Forget Europe this week, not because of the parties, but because the yo-yoing of this “now you see it, now you don’t” market. Well this week the cargoes are coming, and it’s giving the sell side a little more of a downward edge before Christmas. On Friday, values dropped some $25/ Mt as the swing to abundant U.S. imports in December was joined by one of the biggest North West European importers trying to re-schedule its programme and becoming an offer in the market. But cargoes heading to Europe from the U.S. would suggest less going to Asia, and it’s unlikely it will kick-off North Sea exports in early January, as the North West European winter should start to take a greater hold. What I did pick up this week in London, though, was that the petrochemical feedstock guys are just reveling in it at the moment, I won’t say how can they fail , but come on, it’s got to have been an earnings bonanza for them all during 2019, especially in Europe. And for certain the petrochemical buyers are going to be around for the winter, maybe for a few winters to come!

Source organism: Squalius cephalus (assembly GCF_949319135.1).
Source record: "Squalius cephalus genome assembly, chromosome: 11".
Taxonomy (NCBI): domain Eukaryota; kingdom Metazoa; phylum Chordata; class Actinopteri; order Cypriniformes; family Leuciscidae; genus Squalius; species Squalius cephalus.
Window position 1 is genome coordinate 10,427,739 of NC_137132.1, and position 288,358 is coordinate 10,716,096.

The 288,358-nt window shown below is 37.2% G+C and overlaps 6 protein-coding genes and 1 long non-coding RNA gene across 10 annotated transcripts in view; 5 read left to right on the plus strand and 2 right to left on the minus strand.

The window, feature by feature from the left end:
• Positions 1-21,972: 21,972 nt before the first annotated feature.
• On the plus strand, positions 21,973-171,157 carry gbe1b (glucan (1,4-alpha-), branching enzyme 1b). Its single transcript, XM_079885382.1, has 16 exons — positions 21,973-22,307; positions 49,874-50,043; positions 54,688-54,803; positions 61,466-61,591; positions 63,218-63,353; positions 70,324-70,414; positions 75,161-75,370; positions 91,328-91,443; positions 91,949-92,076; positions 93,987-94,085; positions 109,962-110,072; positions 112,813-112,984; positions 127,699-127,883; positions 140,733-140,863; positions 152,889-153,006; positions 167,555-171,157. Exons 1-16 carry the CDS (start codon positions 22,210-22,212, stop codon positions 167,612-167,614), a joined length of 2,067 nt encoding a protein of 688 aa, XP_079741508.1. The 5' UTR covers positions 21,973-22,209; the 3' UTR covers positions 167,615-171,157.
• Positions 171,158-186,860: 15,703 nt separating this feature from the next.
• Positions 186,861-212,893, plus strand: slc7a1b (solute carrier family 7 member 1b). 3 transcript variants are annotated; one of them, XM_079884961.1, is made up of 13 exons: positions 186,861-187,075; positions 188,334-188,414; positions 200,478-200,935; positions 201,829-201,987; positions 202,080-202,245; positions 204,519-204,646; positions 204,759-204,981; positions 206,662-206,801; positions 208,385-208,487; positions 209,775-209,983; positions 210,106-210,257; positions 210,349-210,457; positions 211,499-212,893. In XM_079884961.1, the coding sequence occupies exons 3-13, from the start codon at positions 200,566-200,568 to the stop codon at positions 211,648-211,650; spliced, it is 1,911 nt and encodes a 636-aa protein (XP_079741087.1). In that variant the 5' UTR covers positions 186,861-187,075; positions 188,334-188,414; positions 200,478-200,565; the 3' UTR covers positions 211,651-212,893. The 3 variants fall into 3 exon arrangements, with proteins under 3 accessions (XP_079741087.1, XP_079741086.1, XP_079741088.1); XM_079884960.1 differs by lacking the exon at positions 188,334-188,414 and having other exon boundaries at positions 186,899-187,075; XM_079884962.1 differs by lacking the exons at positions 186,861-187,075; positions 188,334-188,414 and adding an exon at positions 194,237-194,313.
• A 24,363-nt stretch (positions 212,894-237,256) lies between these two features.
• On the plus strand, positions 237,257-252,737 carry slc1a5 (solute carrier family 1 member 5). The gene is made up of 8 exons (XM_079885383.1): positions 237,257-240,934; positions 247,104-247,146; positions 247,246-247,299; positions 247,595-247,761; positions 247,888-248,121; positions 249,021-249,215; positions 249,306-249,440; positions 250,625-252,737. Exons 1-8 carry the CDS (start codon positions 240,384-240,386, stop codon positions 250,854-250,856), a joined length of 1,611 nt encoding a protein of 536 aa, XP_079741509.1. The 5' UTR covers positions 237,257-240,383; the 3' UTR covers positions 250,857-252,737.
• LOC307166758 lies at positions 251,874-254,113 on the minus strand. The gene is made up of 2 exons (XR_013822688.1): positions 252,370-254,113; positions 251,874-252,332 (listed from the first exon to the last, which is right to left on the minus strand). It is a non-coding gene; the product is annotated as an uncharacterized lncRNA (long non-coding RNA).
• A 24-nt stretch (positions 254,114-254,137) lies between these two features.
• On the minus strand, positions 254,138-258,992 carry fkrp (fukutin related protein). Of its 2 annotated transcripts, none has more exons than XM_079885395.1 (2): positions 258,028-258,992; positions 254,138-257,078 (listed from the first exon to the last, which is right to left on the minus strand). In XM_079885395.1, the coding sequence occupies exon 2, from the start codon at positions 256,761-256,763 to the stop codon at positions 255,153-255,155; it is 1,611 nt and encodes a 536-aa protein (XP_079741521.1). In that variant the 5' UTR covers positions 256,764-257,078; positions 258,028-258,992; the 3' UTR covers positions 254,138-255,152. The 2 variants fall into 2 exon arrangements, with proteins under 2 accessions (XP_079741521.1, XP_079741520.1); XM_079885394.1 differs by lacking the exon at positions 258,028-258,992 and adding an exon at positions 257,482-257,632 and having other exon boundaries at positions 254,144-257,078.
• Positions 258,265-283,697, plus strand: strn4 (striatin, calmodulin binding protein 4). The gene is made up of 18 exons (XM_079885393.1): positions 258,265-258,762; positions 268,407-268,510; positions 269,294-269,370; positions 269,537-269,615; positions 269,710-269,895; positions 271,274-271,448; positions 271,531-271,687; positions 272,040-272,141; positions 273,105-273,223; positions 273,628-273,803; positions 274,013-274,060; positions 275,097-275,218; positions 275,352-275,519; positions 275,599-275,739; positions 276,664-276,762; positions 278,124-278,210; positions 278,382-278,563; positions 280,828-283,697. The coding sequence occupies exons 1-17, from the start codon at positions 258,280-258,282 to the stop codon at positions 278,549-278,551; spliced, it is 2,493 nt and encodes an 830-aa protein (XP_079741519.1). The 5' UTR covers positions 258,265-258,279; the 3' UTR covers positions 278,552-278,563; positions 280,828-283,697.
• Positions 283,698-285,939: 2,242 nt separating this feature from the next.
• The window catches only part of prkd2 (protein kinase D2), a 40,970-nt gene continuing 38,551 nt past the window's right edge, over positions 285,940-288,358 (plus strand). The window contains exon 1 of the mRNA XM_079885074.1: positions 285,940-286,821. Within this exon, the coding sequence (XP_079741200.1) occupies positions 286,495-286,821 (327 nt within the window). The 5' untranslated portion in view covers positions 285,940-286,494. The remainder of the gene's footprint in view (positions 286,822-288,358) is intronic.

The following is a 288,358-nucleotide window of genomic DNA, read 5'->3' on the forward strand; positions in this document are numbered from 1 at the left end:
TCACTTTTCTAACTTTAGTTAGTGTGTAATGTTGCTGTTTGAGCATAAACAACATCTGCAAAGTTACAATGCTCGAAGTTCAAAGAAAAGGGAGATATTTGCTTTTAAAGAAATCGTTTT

So, demand was starting to go through the gears, especially for the more prompt end December and first half January deliveries into Asia. Also, Europe was sucking in cargo, although I think most believe it was to balance demand rather than to create any potential supply overhang, but Friday’s drop may change this view. The heads were therefore turning yet again towards the U.S., and what appeared to be more than a few cargoes taking shape for loading in January, and then came OPEC news on Friday. I think the traders will certainly need to ponder what happens next.